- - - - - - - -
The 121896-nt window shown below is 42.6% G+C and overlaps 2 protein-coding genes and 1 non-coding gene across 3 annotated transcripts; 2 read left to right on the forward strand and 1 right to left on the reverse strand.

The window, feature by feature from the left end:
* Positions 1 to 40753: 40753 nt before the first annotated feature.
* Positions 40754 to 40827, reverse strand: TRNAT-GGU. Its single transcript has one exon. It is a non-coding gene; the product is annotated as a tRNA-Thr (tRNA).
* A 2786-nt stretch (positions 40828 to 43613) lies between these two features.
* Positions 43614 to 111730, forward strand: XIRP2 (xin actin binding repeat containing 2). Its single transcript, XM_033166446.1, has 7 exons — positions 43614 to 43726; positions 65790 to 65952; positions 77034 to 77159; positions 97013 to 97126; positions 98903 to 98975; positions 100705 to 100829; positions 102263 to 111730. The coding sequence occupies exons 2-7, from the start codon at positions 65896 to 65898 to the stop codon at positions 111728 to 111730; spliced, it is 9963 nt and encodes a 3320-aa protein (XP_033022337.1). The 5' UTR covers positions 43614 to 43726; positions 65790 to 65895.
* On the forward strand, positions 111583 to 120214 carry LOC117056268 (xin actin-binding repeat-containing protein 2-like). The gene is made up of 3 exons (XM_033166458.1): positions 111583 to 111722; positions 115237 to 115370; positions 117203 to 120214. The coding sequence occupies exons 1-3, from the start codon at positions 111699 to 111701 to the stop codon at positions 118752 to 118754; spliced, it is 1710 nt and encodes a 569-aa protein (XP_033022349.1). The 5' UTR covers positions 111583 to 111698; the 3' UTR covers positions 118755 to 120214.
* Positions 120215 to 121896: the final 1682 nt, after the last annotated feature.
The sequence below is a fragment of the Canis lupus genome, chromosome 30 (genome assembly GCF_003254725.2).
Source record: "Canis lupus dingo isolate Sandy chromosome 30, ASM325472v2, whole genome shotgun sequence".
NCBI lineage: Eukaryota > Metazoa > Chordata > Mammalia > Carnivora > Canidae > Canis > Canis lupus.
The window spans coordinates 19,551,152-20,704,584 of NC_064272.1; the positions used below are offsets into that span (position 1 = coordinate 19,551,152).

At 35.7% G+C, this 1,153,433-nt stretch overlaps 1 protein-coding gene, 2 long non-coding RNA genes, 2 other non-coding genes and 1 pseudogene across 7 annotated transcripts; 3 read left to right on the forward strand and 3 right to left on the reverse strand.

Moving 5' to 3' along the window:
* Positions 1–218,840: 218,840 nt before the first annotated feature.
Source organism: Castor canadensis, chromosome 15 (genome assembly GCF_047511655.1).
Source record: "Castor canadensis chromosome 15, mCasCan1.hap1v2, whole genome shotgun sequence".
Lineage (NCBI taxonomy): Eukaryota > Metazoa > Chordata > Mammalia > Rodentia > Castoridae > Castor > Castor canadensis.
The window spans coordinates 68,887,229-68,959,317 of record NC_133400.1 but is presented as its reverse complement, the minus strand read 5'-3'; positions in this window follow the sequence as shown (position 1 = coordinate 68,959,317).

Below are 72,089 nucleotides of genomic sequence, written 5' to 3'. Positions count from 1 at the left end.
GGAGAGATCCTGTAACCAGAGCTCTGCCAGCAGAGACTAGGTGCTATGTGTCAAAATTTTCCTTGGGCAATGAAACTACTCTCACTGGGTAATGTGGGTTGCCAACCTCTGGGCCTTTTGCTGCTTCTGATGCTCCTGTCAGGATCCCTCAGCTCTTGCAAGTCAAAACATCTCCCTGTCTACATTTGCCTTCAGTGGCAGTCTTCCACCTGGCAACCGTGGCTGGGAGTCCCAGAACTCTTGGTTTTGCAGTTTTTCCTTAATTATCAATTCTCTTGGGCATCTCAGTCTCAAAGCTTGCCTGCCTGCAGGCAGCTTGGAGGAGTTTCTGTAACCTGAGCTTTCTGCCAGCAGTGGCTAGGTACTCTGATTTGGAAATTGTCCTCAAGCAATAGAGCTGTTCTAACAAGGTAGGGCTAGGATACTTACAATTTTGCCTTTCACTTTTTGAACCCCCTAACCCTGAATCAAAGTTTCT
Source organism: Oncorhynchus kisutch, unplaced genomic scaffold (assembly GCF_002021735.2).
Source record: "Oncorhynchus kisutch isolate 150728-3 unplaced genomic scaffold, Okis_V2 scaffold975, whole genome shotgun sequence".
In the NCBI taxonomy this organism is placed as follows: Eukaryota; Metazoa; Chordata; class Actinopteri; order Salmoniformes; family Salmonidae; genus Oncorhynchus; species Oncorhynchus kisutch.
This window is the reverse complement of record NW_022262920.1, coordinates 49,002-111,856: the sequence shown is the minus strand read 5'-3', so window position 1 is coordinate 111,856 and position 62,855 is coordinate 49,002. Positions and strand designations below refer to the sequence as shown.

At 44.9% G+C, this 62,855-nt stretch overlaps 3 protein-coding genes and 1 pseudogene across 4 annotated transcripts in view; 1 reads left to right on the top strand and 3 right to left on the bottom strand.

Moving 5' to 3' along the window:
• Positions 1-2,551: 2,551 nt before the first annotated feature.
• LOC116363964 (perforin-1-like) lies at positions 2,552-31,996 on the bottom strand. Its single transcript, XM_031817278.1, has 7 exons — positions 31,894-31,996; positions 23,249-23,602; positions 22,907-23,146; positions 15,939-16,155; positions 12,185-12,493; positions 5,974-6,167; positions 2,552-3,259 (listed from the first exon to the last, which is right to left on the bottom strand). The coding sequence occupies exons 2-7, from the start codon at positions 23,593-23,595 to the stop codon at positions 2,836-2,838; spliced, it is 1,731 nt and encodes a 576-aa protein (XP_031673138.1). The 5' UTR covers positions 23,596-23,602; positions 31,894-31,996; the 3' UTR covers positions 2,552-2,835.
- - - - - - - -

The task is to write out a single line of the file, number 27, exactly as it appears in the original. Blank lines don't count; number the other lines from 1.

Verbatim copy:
Moving 5' to 3' along the window: